V,
SPECIAL MASTER'S SALE—IN CHANGER'S
of New Jersey,
Between Vincent F. Wasilewski and Agnes
Wasilewski, his wife, complainants, and Mary
A Wasilewski. et al., defendants.
On Bill for Partition and Decree for Sale.
Notice of Sale.
William C. Cudlipp, Solicitor.
By virtue of a decree of the Court of Chan
cery, made in the above-stated cause, on the
twenty-fourth day of April. A. S>., nineteen
hundred and six, directing a sale of all and
singular the premises mentioned and described
in the bill of complainant in said cause and
in said decree for sale, I, William. B. Gilmore,
Special Master in Chancery, will sell at public
vendue, to the highest bidder, the two lots
or tracts of land and premises hereinafter de
scribed, at the times and places following,
that is to say:—
The first lot or tract: On Tuesday, May 29th,
nineteen hundred and six, at two o'clock P. M.,
on said premises.
The second lot or tract: >On Tuesday, May
twenty-ninth, nineteen hundred and six, at
two-thirty P. M., on said premises.
The said lots of land and premises are bound
ed and described as follows:—
First Tract—All that certain lot of land,
situate In Jersey City, County of Hudson,
State \jt New Jersey, described as follows:
Beginning at a point in the northerly line of
Fifth street, distant one hundred and seventy
five (175) feet westerly from the northwesterly
corner of said street and Coles street; thence
northerly parallel with Cbles street ninety-five
(95) feet to a certain alley-way of ten (10)
feet in width, running through the block, and
parallel with and equi-distant from Fifth and
Sixth streets; thence westerly parallel with
Fifth street twenty-five C25) feet; thence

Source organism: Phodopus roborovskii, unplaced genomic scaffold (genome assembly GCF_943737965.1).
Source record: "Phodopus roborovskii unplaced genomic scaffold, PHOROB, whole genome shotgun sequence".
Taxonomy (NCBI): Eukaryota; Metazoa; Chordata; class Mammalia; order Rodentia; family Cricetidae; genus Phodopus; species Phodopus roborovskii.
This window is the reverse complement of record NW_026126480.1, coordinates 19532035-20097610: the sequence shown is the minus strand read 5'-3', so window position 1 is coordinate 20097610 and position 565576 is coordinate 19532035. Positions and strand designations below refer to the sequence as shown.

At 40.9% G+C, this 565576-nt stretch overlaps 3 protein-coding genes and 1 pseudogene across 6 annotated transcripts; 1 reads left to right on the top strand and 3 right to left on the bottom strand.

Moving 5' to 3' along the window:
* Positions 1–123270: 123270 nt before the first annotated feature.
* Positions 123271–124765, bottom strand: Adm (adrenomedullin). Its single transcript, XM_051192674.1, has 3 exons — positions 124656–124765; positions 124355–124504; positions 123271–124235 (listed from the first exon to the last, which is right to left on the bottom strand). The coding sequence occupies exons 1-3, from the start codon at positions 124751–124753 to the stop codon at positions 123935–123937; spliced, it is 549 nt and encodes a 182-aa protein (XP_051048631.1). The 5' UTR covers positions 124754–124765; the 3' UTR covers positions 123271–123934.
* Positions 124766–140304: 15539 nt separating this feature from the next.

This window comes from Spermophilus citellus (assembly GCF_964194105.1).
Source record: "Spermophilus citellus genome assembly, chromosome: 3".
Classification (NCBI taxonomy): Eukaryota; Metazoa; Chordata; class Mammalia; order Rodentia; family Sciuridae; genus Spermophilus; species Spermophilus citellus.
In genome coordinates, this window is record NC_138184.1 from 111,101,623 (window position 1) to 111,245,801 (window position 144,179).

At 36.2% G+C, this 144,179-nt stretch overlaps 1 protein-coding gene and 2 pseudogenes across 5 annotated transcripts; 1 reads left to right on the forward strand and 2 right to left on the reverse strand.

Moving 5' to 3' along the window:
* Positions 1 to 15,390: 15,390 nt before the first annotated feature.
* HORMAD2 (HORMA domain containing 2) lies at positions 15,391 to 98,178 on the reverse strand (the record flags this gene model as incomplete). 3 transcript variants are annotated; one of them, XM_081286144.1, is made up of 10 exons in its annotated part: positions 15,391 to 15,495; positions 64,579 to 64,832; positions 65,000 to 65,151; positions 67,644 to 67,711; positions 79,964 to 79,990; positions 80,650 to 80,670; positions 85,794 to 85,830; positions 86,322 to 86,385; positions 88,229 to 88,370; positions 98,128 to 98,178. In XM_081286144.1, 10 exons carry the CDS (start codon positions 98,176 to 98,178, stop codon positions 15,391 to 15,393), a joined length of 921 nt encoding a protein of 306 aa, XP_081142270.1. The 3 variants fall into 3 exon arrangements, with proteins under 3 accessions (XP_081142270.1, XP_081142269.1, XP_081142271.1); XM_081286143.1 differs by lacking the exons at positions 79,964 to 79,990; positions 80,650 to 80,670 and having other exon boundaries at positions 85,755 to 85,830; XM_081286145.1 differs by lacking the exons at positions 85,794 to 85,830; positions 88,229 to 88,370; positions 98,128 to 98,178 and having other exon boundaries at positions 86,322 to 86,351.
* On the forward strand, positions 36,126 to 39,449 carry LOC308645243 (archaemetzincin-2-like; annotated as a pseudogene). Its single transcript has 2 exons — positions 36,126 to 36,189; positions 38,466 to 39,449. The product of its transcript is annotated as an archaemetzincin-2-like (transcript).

southerly parallel with Coles street ninety-five
(95) feet to Fifth street; thence easterly along
the northerly line of Fifth street tweuty-flve
(25> feet to the point of beginning.
Being the same premises conveyed to John
Wasilewski and Mary Wasilewski, his wife,
by Patrick Hopkins and Margaret, his wife,
by deed dated October 1st, 1889, and recorded
in the Hudson County Register’s office In
Book 487 of Deeds, at page 377.
Second Tract: Beginning at the northeasterly
corner of Fifth and Monmouth streets, in
Jersey City aforesaid; thence northerly
along the easterly side of Monmouth
street fifty (50) feet; thence easterly parallel
with Fifth street twelve (12) feet and six (6)
inches; thence southerly parallel with Mon
mouth street to, through and beyond a party
wall, standing partly on the premises hereby
described and partly on the premises adjoining
easterly thereto fifty (50) feet to Fifth street;
thence westerly along the northerly side of
Fifth street twelve (12) feet and six (6) inches
to the point of beginning.
Being the same premises conveyed to John
Wasilewski by John Felix and Alma, his wife,
by deed dated October 4th, 1892, and recorded
in the Hudson County Register's office, m
Book 559 of Deeds, at page 645.